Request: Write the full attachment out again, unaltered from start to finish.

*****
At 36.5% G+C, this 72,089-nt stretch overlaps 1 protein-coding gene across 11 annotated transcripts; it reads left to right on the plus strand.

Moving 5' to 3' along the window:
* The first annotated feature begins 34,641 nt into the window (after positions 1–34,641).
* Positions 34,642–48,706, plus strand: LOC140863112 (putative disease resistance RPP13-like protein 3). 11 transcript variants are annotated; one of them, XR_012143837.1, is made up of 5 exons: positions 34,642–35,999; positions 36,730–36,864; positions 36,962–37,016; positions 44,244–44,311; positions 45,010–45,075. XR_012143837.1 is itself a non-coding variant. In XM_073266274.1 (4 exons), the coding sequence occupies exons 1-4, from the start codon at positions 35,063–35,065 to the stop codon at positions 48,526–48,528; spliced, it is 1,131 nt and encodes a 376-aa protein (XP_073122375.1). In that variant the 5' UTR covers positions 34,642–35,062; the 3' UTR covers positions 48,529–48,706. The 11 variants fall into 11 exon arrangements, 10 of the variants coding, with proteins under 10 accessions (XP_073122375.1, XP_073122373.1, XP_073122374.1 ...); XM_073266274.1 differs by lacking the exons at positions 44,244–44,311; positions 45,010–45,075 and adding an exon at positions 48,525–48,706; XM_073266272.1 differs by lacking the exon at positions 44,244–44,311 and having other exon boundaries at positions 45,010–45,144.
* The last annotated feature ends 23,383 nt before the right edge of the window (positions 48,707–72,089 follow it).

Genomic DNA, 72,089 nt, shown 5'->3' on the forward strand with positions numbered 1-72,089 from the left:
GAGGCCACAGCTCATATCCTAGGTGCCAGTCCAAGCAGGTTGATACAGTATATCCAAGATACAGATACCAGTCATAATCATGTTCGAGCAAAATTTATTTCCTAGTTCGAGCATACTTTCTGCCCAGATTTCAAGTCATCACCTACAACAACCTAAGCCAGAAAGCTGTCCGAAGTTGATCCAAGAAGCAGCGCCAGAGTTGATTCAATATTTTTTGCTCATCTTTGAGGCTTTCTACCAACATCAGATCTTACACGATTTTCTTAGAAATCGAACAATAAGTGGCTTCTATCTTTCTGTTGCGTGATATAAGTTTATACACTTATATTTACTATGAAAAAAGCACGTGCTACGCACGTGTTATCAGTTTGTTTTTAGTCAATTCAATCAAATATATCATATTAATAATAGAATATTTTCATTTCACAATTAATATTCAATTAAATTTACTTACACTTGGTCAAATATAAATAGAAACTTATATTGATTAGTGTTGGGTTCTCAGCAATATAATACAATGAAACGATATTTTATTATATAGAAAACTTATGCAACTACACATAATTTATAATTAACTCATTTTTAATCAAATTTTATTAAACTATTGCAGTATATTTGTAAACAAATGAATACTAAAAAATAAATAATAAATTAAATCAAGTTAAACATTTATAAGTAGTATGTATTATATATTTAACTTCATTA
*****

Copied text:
At 36.5% G+C, this 72,089-nt stretch overlaps 1 protein-coding gene across 11 annotated transcripts; it reads left to right on the plus strand.

Moving 5' to 3' along the window:
* The first annotated feature begins 34,641 nt into the window (after positions 1–34,641).
* Positions 34,642–48,706, plus strand: LOC140863112 (putative disease resistance RPP13-like protein 3). 11 transcript variants are annotated; one of them, XR_012143837.1, is made up of 5 exons: positions 34,642–35,999; positions 36,730–36,864; positions 36,962–37,016; positions 44,244–44,311; positions 45,010–45,075. XR_012143837.1 is itself a non-coding variant. In XM_073266274.1 (4 exons), the coding sequence occupies exons 1-4, from the start codon at positions 35,063–35,065 to the stop codon at positions 48,526–48,528; spliced, it is 1,131 nt and encodes a 376-aa protein (XP_073122375.1). In that variant the 5' UTR covers positions 34,642–35,062; the 3' UTR covers positions 48,529–48,706. The 11 variants fall into 11 exon arrangements, 10 of the variants coding, with proteins under 10 accessions (XP_073122375.1, XP_073122373.1, XP_073122374.1 ...); XM_073266274.1 differs by lacking the exons at positions 44,244–44,311; positions 45,010–45,075 and adding an exon at positions 48,525–48,706; XM_073266272.1 differs by lacking the exon at positions 44,244–44,311 and having other exon boundaries at positions 45,010–45,144.
* The last annotated feature ends 23,383 nt before the right edge of the window (positions 48,707–72,089 follow it).

Genomic DNA, 72,089 nt, shown 5'->3' on the forward strand with positions numbered 1-72,089 from the left:
GAGGCCACAGCTCATATCCTAGGTGCCAGTCCAAGCAGGTTGATACAGTATATCCAAGATACAGATACCAGTCATAATCATGTTCGAGCAAAATTTATTTCCTAGTTCGAGCATACTTTCTGCCCAGATTTCAAGTCATCACCTACAACAACCTAAGCCAGAAAGCTGTCCGAAGTTGATCCAAGAAGCAGCGCCAGAGTTGATTCAATATTTTTTGCTCATCTTTGAGGCTTTCTACCAACATCAGATCTTACACGATTTTCTTAGAAATCGAACAATAAGTGGCTTCTATCTTTCTGTTGCGTGATATAAGTTTATACACTTATATTTACTATGAAAAAAGCACGTGCTACGCACGTGTTATCAGTTTGTTTTTAGTCAATTCAATCAAATATATCATATTAATAATAGAATATTTTCATTTCACAATTAATATTCAATTAAATTTACTTACACTTGGTCAAATATAAATAGAAACTTATATTGATTAGTGTTGGGTTCTCAGCAATATAATACAATGAAACGATATTTTATTATATAGAAAACTTATGCAACTACACATAATTTATAATTAACTCATTTTTAATCAAATTTTATTAAACTATTGCAGTATATTTGTAAACAAATGAATACTAAAAAATAAATAATAAATTAAATCAAGTTAAACATTTATAAGTAGTATGTATTATATATTTAACTTCATTA